F2. Does due process prevail in civil and criminal matters? 2 / 4
Civil and criminal law is based on English common law and is enforced in secular courts, while Sharia is enforced in Sharia courts. People detained under the Internal Security Act (ISA) lack due process rights including the presumption of innocence.
The country’s controversial new penal code, based on Sharia law, continued to be delayed; Brunei implemented the first phase of the new code in 2014 but has held off implementing phases two and three, which contain more severe penalties for violations. The Sharia penal code includes rules that apply to non-Muslims as well as Muslims. Many of the new Sharia rules overlap with existing provisions of the civil and criminal codes, but under the new Sharia code there are different sentences and burdens of proof.
F3. Is there protection from the illegitimate use of physical force and freedom from war and insurgencies? 2 / 4
Phased amendments to the new Sharia code permit the death penalty for drug-related offenses and other, more serious offenses, but these amendments have not yet been enacted. Brunei retained the death penalty for crimes including drug trafficking before the new Sharia code was launched. Secular law allows for dozens of offenses to be punished by caning. Prison conditions generally meet international standards.
F4. Do laws, policies, and practices guarantee equal treatment of various segments of the population? 1 / 4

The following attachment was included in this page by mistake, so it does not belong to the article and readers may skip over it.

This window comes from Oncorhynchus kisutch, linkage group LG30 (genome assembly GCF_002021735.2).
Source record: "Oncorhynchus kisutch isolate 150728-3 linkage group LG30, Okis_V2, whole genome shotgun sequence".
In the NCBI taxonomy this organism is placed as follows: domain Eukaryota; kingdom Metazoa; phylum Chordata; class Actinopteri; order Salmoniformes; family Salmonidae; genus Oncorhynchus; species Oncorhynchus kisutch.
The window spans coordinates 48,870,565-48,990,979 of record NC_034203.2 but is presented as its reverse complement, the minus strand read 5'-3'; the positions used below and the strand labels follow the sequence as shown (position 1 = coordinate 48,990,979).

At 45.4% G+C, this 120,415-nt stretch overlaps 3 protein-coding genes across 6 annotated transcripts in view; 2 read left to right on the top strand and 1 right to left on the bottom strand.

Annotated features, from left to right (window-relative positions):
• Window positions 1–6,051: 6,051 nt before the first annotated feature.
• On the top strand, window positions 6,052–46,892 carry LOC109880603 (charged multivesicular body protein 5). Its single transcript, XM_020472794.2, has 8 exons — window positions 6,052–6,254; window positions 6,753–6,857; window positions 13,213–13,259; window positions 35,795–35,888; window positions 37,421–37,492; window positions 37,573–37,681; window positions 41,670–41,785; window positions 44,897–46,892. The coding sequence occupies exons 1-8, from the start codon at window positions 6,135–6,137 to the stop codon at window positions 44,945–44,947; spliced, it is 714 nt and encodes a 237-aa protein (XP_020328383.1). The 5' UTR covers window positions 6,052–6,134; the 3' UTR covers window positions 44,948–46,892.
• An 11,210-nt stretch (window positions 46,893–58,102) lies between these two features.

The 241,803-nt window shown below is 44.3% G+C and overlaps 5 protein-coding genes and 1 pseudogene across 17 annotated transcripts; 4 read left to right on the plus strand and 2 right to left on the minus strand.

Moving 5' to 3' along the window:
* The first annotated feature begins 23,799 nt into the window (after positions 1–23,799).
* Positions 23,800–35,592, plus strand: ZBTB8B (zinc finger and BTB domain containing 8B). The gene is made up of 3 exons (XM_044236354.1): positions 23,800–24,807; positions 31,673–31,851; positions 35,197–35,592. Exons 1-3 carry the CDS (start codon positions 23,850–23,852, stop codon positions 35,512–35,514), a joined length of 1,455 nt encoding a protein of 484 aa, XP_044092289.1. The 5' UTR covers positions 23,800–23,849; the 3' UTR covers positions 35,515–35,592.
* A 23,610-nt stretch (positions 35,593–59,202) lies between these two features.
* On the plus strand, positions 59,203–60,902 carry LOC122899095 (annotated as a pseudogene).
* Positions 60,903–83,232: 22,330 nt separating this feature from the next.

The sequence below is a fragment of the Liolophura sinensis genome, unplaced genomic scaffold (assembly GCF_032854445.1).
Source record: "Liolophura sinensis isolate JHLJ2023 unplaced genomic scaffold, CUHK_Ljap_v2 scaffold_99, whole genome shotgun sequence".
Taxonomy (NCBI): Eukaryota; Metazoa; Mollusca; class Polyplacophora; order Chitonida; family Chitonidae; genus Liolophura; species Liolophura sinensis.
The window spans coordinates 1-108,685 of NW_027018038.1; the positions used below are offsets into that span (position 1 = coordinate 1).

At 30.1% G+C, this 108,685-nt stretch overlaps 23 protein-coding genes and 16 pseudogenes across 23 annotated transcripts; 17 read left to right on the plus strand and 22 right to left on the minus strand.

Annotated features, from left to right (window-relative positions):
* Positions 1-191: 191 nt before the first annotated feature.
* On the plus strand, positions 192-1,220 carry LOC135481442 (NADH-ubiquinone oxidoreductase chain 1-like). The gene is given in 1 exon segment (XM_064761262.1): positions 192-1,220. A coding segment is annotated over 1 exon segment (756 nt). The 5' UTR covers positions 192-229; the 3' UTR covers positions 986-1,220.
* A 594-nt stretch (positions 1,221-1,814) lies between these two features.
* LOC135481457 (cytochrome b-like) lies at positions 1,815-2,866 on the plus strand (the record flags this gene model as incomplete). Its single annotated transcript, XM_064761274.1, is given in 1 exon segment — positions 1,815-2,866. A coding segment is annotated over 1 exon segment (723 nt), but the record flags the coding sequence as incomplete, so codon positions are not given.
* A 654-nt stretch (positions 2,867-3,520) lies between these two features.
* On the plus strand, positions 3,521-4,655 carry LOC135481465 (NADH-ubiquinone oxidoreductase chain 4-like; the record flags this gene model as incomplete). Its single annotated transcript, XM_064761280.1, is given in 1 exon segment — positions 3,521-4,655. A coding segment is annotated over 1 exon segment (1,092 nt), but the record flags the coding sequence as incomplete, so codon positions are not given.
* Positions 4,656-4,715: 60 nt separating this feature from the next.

Brunei citizenship is inherited automatically from citizen fathers. Citizen mothers must complete an application to pass citizenship on to children born to a noncitizen father.
Thousands of stateless residents of Brunei, including longtime ethnic Chinese residents, are denied the full rights and benefits granted to citizens. Same-sex sexual activity is a crime, and there are no protections against discrimination against lesbian, gay, bisexual, and transgender (LGBT) individuals.
G. PERSONAL AUTONOMY AND INDIVIDUAL RIGHTS 7 / 16
G1. Do individuals enjoy freedom of movement, including the ability to change their place of residence, employment, or education? 2 / 4
Freedom of movement is respected. All government employees, domestic and foreign, must apply for permission to travel abroad, but permission is easily obtained. Stateless children do not have free access to education and instead must apply to enroll in schools; if accepted they sometimes have to pay tuition not required of citizens.